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  • 4,898
18 votes

Why does Shakespeare sometimes use "do" with the verbs in his plays?

Rhythm The word ‘do’ fills what would otherwise be a gap in the rhythm. With ‘do’ you can scan the line as regular iambic pentameter: x / x / x / x / x / x As two ...
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  • 40.1k
18 votes
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How might Shakespeare have become familiar with Dante's work?

TLDR: Shakespeare was clearly familiar with a lot of Italian literature second-hand, and there is circumstantial evidence for first-hand. Shakespeare's Italian influence is a question that's aroused ...
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  • 14.6k
18 votes
Accepted

Why are there three different versions of the "solid/sullied/sallied flesh" line in Hamlet?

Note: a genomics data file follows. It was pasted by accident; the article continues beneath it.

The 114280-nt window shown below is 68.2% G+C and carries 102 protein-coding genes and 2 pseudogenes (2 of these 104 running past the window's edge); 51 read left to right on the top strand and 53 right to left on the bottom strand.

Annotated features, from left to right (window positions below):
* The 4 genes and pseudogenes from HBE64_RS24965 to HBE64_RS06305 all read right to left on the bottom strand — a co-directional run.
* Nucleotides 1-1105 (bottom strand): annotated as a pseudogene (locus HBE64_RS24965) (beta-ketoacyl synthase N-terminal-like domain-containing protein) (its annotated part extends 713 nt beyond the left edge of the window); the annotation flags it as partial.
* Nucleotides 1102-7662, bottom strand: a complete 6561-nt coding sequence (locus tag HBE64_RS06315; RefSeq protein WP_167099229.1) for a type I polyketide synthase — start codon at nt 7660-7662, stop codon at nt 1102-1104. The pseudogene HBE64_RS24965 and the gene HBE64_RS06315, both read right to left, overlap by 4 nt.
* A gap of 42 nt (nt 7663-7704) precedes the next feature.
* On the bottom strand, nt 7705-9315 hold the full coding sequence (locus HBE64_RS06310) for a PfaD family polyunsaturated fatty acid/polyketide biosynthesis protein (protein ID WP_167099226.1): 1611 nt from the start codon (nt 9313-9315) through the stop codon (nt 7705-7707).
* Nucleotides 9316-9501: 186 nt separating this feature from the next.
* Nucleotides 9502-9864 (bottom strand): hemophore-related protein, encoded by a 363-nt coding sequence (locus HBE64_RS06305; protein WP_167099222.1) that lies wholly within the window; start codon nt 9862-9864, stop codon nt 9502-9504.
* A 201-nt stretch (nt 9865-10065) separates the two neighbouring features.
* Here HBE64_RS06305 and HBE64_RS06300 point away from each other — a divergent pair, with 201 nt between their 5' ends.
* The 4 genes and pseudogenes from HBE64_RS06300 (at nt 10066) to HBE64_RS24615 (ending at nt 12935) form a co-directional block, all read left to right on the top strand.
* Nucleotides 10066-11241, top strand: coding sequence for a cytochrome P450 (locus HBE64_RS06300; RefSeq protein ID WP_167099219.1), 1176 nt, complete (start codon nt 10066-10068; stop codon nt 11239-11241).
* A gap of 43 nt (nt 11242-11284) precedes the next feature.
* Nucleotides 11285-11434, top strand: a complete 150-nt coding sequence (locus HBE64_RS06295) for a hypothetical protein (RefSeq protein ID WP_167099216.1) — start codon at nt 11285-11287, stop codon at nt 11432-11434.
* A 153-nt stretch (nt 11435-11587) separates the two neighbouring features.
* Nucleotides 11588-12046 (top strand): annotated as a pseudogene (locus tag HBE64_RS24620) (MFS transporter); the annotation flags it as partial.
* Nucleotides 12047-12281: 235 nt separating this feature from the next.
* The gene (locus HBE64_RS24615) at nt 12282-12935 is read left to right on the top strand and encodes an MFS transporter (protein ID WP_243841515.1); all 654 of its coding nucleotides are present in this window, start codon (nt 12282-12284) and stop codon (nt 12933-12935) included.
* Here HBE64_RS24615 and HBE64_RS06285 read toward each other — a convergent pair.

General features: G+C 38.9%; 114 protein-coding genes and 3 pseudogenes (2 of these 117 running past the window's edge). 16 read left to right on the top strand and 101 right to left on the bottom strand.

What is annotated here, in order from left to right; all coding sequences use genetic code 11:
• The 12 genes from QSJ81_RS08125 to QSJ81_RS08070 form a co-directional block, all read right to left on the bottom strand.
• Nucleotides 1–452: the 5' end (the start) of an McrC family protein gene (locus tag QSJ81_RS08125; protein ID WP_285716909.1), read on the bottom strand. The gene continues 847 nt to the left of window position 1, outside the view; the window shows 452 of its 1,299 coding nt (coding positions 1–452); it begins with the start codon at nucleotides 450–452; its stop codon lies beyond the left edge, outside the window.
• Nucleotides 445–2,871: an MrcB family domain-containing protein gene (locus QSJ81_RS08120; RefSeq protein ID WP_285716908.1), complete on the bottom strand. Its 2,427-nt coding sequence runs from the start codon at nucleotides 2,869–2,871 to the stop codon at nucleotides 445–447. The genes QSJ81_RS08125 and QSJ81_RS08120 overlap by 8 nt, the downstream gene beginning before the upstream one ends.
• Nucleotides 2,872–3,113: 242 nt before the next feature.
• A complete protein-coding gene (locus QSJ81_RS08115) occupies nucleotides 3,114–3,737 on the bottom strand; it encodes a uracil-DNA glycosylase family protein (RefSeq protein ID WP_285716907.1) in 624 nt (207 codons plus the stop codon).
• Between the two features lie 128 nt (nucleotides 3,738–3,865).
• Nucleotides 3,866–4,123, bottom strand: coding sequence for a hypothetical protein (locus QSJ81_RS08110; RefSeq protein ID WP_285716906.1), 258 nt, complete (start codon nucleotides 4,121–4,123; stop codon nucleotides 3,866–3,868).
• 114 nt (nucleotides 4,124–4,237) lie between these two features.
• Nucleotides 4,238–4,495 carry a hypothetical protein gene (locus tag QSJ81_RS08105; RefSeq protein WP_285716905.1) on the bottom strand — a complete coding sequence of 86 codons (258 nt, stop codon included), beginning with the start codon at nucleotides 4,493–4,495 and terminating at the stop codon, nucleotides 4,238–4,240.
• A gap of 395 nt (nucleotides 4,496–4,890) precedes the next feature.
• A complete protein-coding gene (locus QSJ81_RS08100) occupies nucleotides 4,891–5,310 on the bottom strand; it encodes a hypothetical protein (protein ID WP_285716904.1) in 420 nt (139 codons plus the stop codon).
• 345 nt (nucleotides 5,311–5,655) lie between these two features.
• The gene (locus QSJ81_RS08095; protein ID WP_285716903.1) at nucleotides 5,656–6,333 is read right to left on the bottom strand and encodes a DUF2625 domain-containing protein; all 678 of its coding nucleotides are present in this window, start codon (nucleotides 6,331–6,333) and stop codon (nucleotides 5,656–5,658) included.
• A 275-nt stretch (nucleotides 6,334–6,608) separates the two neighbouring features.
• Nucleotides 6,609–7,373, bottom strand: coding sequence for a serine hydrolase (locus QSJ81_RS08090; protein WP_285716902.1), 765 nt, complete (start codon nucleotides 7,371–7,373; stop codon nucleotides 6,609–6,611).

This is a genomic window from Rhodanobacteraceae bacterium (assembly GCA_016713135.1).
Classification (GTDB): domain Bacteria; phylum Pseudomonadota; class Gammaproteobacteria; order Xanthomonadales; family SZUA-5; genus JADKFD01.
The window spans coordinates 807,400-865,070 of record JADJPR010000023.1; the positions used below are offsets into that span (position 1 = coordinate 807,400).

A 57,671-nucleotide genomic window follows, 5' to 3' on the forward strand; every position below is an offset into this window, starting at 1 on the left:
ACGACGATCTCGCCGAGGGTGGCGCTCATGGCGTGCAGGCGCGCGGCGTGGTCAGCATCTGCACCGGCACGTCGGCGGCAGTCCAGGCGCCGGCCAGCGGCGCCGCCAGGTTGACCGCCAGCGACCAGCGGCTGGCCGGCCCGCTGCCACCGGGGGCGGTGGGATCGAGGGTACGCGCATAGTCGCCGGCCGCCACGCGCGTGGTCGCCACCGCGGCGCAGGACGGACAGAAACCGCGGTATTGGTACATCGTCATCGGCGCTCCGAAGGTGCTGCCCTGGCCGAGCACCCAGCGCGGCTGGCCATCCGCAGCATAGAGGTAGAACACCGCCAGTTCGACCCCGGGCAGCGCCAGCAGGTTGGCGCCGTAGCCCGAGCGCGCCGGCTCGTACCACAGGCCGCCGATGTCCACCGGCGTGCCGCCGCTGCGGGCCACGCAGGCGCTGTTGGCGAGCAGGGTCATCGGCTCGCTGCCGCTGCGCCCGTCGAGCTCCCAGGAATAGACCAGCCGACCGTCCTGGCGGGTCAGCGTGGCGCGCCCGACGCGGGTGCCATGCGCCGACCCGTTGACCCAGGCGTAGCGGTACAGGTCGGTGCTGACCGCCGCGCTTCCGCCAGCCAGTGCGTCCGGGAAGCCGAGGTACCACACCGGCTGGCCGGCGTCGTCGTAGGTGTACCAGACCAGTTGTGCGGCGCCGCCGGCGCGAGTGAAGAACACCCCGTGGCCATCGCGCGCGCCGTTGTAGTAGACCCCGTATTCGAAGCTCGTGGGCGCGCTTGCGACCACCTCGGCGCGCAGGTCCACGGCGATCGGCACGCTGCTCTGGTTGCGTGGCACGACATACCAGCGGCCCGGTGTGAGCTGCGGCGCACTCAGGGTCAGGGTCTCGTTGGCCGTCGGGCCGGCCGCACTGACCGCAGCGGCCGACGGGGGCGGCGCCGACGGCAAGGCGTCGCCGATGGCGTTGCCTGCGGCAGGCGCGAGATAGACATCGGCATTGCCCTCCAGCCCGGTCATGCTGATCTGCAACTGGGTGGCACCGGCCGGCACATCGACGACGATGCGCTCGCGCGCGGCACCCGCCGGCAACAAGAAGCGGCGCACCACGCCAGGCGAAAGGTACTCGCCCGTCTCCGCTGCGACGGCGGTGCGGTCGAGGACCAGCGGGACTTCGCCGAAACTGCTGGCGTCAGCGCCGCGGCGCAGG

Since Hamlet was published in several editions during the Jacobethan era, it is worth looking at how these early editions rendered these lines, using the old-spelling editions published by Internet ...
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  • 38.5k
17 votes
Accepted

Why did Shakespeare write in iambic pentameter?

Shakespeare wrote iambic pentameter because that was the most common verse meter of the time. He didn't establish it. Edmund Spenser used it in The Faerie Queene: Lo I the man, whose Muse whilome ...
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  • 4,898
17 votes
Accepted

Is Macbeth or Lady Macbeth the real villain in Shakespeare's play?

Lady Macbeth is the villain. Macbeth is, in fact, a tragic hero. The first time I ever read Macbeth I was struck by the feeling of sympathy I had for the eponymous character at the end of the play. He ...
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  • 14.6k
15 votes

What reference is Shakespeare making in Act 2 Scene 2 of Macbeth?

Possibly the Bible? From Matthew 18:9: And if thine eye offend thee, pluck it out, and cast it from thee: it is better for thee to enter into life with one eye, rather than having two eyes to be ...